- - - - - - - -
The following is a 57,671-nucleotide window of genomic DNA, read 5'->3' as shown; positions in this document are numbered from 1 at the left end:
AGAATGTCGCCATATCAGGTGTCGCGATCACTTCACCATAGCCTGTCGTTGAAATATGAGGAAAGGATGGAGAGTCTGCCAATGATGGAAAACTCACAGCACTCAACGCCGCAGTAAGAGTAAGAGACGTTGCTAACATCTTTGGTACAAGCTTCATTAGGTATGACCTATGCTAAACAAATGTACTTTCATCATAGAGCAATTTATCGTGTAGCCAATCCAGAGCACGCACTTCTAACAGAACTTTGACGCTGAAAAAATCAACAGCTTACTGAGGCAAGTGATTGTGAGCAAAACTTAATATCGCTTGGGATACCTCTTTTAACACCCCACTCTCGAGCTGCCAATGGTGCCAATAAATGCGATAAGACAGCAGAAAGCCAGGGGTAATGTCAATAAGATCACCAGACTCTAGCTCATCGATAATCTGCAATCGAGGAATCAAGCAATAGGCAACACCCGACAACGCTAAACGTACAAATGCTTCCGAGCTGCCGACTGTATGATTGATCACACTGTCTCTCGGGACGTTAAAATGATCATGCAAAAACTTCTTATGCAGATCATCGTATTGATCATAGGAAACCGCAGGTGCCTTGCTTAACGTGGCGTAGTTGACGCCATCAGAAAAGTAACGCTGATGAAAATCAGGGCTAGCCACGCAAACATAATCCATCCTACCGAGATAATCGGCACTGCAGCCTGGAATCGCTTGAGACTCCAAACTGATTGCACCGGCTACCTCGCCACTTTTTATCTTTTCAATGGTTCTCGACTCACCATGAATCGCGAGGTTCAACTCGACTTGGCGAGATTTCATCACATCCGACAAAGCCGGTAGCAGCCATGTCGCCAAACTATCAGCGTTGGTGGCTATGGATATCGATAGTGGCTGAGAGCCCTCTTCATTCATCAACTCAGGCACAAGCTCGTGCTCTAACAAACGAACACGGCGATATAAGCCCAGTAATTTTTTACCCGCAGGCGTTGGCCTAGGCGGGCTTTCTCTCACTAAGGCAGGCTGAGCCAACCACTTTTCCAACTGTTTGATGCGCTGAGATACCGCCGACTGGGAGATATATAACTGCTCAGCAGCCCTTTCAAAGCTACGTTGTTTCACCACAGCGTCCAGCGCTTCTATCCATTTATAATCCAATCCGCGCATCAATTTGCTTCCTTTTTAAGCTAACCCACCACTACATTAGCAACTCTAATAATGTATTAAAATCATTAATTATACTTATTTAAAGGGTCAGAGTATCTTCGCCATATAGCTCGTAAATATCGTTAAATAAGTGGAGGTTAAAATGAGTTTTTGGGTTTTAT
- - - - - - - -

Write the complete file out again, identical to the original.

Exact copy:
The following is a 57,671-nucleotide window of genomic DNA, read 5'->3' as shown; positions in this document are numbered from 1 at the left end:
AGAATGTCGCCATATCAGGTGTCGCGATCACTTCACCATAGCCTGTCGTTGAAATATGAGGAAAGGATGGAGAGTCTGCCAATGATGGAAAACTCACAGCACTCAACGCCGCAGTAAGAGTAAGAGACGTTGCTAACATCTTTGGTACAAGCTTCATTAGGTATGACCTATGCTAAACAAATGTACTTTCATCATAGAGCAATTTATCGTGTAGCCAATCCAGAGCACGCACTTCTAACAGAACTTTGACGCTGAAAAAATCAACAGCTTACTGAGGCAAGTGATTGTGAGCAAAACTTAATATCGCTTGGGATACCTCTTTTAACACCCCACTCTCGAGCTGCCAATGGTGCCAATAAATGCGATAAGACAGCAGAAAGCCAGGGGTAATGTCAATAAGATCACCAGACTCTAGCTCATCGATAATCTGCAATCGAGGAATCAAGCAATAGGCAACACCCGACAACGCTAAACGTACAAATGCTTCCGAGCTGCCGACTGTATGATTGATCACACTGTCTCTCGGGACGTTAAAATGATCATGCAAAAACTTCTTATGCAGATCATCGTATTGATCATAGGAAACCGCAGGTGCCTTGCTTAACGTGGCGTAGTTGACGCCATCAGAAAAGTAACGCTGATGAAAATCAGGGCTAGCCACGCAAACATAATCCATCCTACCGAGATAATCGGCACTGCAGCCTGGAATCGCTTGAGACTCCAAACTGATTGCACCGGCTACCTCGCCACTTTTTATCTTTTCAATGGTTCTCGACTCACCATGAATCGCGAGGTTCAACTCGACTTGGCGAGATTTCATCACATCCGACAAAGCCGGTAGCAGCCATGTCGCCAAACTATCAGCGTTGGTGGCTATGGATATCGATAGTGGCTGAGAGCCCTCTTCATTCATCAACTCAGGCACAAGCTCGTGCTCTAACAAACGAACACGGCGATATAAGCCCAGTAATTTTTTACCCGCAGGCGTTGGCCTAGGCGGGCTTTCTCTCACTAAGGCAGGCTGAGCCAACCACTTTTCCAACTGTTTGATGCGCTGAGATACCGCCGACTGGGAGATATATAACTGCTCAGCAGCCCTTTCAAAGCTACGTTGTTTCACCACAGCGTCCAGCGCTTCTATCCATTTATAATCCAATCCGCGCATCAATTTGCTTCCTTTTTAAGCTAACCCACCACTACATTAGCAACTCTAATAATGTATTAAAATCATTAATTATACTTATTTAAAGGGTCAGAGTATCTTCGCCATATAGCTCGTAAATATCGTTAAATAAGTGGAGGTTAAAATGAGTTTTTGGGTTTTAT